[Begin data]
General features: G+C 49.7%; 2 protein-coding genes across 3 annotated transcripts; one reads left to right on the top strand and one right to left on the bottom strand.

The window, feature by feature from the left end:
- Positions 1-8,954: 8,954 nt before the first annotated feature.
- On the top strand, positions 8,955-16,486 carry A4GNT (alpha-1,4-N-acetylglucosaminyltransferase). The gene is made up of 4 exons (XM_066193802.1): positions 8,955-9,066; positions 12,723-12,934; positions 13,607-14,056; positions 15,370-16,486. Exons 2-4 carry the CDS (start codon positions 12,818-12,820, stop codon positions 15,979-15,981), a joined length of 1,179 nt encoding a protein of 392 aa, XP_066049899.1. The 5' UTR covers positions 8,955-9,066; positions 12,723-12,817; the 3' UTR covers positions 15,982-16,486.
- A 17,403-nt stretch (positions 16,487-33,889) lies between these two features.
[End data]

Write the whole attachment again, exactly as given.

General features: G+C 49.7%; 2 protein-coding genes across 3 annotated transcripts; one reads left to right on the top strand and one right to left on the bottom strand.

The window, feature by feature from the left end:
- Positions 1-8,954: 8,954 nt before the first annotated feature.
- On the top strand, positions 8,955-16,486 carry A4GNT (alpha-1,4-N-acetylglucosaminyltransferase). The gene is made up of 4 exons (XM_066193802.1): positions 8,955-9,066; positions 12,723-12,934; positions 13,607-14,056; positions 15,370-16,486. Exons 2-4 carry the CDS (start codon positions 12,818-12,820, stop codon positions 15,979-15,981), a joined length of 1,179 nt encoding a protein of 392 aa, XP_066049899.1. The 5' UTR covers positions 8,955-9,066; positions 12,723-12,817; the 3' UTR covers positions 15,982-16,486.
- A 17,403-nt stretch (positions 16,487-33,889) lies between these two features.